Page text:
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Rising competition in Chinese aviation industry may impact yield

Teresa Cederholm

An operational summary of China Eastern Airlines Company Ltd. (Part 5 of 13)

(Continued from Part 4)

Proposed launch of new airlines in China

In China, competition from new players continues to increase as regulation on the entry of new airlines has recently relaxed. This was done with a view toward stimulating growth, promoting efficiency, and improving profitability of the airline industry, now dominated by the three state-owned airlines. According to Centre for Aviation (or CAPA), six of the 19 new proposed Chinese airlines launched within the last year, and the rest plan to launch by the end of 2014.

Promoting development of low-cost carriers

China Eastern is the first state carrier to launch a low-cost carrier, China United Airlines. The Civil Aviation Administration of China (or CAAC) set up the policies for the development of low-cost airlines. CAAC plans to provide private capital and encourage full-service airlines to set up wholly owned low-cost carriers. CAAC also loosened control over pricing by removing the limit for decreasing air fares.

A portion of the new flight schedules in major airports will be reserved for the new entrants. The entry of low-cost airlines and changes in regulations and policies will have a major impact on traditional carriers in China, especially China’s Big Three carriers: China Southern (ZNH), China Eastern (CEA), and Air China (AIRYY). The Guggenheim China Small Cap ETF (HAO) and the Guggenheim China All Cap ETF (YAO) invests in these airline stocks.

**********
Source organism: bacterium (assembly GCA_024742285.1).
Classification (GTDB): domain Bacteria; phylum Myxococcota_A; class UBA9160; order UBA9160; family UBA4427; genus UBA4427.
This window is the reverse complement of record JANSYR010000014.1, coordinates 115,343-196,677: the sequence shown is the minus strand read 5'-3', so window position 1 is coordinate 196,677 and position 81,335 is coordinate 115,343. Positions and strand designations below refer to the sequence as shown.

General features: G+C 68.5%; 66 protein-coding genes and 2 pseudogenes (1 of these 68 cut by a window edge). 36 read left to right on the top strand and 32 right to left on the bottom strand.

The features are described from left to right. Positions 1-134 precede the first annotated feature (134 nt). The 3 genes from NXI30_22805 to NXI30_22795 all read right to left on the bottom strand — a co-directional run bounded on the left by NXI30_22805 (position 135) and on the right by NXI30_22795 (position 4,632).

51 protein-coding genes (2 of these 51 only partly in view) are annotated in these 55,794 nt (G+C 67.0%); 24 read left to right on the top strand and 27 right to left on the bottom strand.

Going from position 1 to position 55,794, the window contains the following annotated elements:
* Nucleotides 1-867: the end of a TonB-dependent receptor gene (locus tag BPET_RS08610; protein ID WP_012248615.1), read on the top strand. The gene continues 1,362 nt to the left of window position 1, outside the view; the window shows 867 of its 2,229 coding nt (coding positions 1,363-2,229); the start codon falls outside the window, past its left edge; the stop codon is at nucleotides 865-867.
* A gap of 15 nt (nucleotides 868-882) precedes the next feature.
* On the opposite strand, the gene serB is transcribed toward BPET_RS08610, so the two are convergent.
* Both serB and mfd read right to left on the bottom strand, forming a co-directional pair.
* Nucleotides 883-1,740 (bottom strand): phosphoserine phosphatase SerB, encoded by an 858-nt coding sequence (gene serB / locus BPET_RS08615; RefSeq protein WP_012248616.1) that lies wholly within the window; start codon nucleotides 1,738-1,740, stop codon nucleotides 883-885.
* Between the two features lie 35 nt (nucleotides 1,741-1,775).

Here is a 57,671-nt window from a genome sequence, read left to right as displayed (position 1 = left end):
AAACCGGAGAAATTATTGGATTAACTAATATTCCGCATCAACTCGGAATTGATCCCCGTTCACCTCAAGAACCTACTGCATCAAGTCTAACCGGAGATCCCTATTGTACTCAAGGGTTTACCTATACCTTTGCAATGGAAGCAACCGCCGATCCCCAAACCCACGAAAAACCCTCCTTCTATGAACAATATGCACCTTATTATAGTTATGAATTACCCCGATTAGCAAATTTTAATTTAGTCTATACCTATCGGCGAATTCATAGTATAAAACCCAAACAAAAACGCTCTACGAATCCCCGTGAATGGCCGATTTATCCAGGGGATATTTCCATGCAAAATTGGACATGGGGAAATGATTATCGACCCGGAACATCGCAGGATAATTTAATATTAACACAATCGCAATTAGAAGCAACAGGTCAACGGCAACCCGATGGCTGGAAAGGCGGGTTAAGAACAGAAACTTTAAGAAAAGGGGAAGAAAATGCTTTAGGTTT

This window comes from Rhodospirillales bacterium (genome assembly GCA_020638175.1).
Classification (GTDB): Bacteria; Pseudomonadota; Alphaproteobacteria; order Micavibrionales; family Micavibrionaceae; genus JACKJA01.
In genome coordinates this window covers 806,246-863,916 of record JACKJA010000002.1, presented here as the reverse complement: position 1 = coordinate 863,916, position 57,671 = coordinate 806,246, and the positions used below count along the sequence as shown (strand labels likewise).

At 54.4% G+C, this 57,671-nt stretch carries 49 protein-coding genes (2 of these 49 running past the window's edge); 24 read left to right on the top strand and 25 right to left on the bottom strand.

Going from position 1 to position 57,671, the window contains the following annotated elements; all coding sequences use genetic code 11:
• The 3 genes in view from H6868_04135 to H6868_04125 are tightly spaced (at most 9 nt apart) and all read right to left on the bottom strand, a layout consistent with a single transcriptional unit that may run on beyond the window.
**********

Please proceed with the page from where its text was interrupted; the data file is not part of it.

Competition from high-speed rail

Increased competition from new players, air fare pricing policy reforms, and the expansion of China’s domestic high-speed rail network has put a downward pressure on yields. This is evidenced by the falling yield experienced by all the major airlines in China.

The high-speed rail network provides train services at a speed of up to 350 kilometers per hour. The network connects all major cities in China, including Beijing, Shanghai, Wuhan, Qingdao, Guangzhou, Dalian, and Hong Kong. China Eastern’s market share in some of the key routes between 500 km to 800 km has been impacted by the launch of the high-speed railway. China Eastern is taking measures to overcome competition by adjusting air fares and decreasing short-haul routes that overlap with the high-speed train routes.

Continue to Part 6

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